What You Must Know About Public Joint Stock Company Gazprom’s (MCX:GAZP) 7.42% ROE
Public Joint Stock Company Gazprom (MISX:GAZP) delivered a less impressive 7.42% ROE over the past year, compared to the 13.40% return generated by its industry. Though GAZP’s recent performance is underwhelming, it is useful to understand what ROE is made up of and how it should be interpreted. Knowing these components can change your views on GAZP’s below-average returns. I will take you through how metrics such as financial leverage impact ROE which may affect the overall sustainability of GAZP’s returns. See our latest analysis for Gazprom
What you must know about ROE
Return on Equity (ROE) weighs Gazprom’s profit against the level of its shareholders’ equity. An ROE of 7.42% implies RUB0.07 returned on every RUB1 invested, so the higher the return, the better. If investors diversify their portfolio by industry, they may want to maximise their return in the Integrated Oil and Gas sector by investing in the highest returning stock. But this can be misleading as each company has different costs of equity and also varying debt levels, which could artificially push up ROE whilst accumulating high interest expense.
Return on Equity = Net Profit ÷ Shareholders Equity
ROE is measured against cost of equity in order to determine the efficiency of Gazprom’s equity capital deployed. Its cost of equity is 13.69%. This means Gazprom’s returns actually do not cover its own cost of equity, with a discrepancy of -6.27%. This isn’t sustainable as it implies, very simply, that the company pays more for its capital than what it generates in return. ROE can be dissected into three distinct ratios: net profit margin, asset turnover, and financial leverage. This is called the Dupont Formula:
ROE = profit margin × asset turnover × financial leverage
ROE = (annual net profit ÷ sales) × (sales ÷ assets) × (assets ÷ shareholders’ equity)
ROE = annual net profit ÷ shareholders’ equity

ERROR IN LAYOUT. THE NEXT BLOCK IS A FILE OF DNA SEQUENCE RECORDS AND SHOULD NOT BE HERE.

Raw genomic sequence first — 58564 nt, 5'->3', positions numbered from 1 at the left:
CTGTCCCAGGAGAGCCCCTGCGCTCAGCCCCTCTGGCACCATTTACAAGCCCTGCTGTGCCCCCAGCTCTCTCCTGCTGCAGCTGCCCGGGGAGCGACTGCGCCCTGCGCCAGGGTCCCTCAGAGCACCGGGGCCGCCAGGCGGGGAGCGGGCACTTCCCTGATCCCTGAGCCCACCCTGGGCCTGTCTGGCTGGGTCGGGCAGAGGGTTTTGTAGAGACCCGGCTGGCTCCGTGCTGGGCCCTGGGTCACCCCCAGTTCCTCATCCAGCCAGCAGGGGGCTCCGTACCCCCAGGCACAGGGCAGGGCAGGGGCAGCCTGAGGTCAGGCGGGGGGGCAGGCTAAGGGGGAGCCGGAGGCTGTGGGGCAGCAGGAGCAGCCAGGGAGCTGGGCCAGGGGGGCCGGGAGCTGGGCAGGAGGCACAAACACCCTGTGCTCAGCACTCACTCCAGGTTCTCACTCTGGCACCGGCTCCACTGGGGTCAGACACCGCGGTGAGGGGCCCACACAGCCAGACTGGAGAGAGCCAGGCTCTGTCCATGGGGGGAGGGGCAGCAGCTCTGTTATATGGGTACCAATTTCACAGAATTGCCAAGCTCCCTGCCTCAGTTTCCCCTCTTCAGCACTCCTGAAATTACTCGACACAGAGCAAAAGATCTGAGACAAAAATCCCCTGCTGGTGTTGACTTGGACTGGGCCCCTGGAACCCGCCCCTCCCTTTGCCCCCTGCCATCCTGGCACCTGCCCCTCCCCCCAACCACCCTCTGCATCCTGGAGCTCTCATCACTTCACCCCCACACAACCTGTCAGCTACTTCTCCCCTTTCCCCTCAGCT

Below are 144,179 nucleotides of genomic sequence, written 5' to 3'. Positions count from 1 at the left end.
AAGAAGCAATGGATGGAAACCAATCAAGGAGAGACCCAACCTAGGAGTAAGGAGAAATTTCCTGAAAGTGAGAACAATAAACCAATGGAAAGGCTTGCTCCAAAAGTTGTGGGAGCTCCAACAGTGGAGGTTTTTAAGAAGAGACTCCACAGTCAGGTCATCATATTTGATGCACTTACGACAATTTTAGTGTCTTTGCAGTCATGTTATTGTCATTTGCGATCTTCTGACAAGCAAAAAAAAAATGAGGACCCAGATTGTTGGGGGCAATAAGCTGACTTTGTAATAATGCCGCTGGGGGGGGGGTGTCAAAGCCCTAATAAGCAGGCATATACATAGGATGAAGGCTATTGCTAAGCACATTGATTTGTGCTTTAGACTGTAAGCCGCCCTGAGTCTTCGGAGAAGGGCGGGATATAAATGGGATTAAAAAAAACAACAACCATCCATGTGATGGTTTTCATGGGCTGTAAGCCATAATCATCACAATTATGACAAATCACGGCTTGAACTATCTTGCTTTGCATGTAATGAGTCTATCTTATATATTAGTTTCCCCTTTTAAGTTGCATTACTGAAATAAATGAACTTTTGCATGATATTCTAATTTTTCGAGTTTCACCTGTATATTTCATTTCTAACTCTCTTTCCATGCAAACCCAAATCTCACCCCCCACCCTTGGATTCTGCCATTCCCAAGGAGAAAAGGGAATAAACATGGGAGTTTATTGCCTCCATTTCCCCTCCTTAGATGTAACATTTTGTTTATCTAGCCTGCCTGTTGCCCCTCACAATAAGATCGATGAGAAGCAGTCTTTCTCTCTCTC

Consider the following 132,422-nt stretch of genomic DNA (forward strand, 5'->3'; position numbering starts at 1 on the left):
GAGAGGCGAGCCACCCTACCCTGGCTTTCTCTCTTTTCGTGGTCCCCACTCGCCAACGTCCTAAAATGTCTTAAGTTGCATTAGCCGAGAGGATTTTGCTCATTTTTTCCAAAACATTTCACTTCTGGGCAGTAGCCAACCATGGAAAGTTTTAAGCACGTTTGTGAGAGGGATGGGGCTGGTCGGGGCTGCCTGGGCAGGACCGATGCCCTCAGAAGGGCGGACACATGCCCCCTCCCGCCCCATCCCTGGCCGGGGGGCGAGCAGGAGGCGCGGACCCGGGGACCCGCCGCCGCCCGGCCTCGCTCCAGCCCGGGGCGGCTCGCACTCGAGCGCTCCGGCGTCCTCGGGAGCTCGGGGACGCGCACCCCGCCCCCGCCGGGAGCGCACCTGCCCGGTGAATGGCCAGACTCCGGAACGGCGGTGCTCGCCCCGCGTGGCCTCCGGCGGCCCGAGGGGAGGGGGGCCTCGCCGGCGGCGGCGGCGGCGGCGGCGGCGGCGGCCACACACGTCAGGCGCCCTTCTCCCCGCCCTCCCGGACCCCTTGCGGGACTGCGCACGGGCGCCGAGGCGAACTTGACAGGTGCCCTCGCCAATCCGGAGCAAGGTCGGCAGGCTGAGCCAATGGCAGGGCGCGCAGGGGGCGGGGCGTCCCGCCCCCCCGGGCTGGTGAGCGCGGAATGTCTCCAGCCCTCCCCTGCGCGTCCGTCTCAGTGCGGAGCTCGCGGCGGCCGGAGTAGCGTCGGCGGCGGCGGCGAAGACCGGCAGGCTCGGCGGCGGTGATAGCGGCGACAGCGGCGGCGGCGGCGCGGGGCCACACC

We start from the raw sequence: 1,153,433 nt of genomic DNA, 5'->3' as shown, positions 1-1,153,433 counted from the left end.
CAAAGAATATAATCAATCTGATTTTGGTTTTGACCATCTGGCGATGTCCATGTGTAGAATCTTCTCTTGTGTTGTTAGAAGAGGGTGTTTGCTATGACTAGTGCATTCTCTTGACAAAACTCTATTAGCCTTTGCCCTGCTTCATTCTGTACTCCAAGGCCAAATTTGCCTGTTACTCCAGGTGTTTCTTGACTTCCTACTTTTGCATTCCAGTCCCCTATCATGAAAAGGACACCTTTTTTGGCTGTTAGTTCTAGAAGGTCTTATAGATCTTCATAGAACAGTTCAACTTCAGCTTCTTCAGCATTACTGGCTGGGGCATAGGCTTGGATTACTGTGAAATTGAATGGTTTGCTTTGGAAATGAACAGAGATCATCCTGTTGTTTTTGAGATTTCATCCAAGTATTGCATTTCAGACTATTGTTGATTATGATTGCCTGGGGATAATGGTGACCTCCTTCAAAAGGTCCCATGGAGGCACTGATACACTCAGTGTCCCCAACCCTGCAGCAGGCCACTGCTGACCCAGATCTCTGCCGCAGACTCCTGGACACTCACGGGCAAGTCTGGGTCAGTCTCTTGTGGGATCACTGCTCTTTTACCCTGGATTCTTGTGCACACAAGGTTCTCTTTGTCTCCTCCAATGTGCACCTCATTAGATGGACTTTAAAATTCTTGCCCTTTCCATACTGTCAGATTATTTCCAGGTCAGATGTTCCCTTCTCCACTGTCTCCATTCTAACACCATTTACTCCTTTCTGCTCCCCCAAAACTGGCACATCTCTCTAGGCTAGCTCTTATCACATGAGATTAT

The first component is profit margin, which measures how much of sales is retained after the company pays for all its expenses. Asset turnover reveals how much revenue can be generated from Gazprom’s asset base. The most interesting ratio, and reflective of sustainability of its ROE, is financial leverage. We can assess whether Gazprom is fuelling ROE by excessively raising debt. Ideally, Gazprom should have a balanced capital structure, which we can check by looking at the historic debt-to-equity ratio of the company. The ratio currently stands at a sensible 26.61%, meaning Gazprom has not taken on excessive debt to drive its returns. The company is able to produce profit growth without a huge debt burden and still has headroom to grow returns to industry average.
ROE is a simple yet informative ratio, illustrating the various components that each measure the quality of the overall stock. Gazprom exhibits a weak ROE against its peers, as well as insufficient levels to cover its own cost of equity this year. Although, its appropriate level of leverage means investors can be more confident in the sustainability of Gazprom’s return with a possible increase should the company decide to increase its debt levels. Although ROE can be a useful metric, it is only a small part of diligent research.
For Gazprom, I’ve put together three pertinent aspects you should further research:
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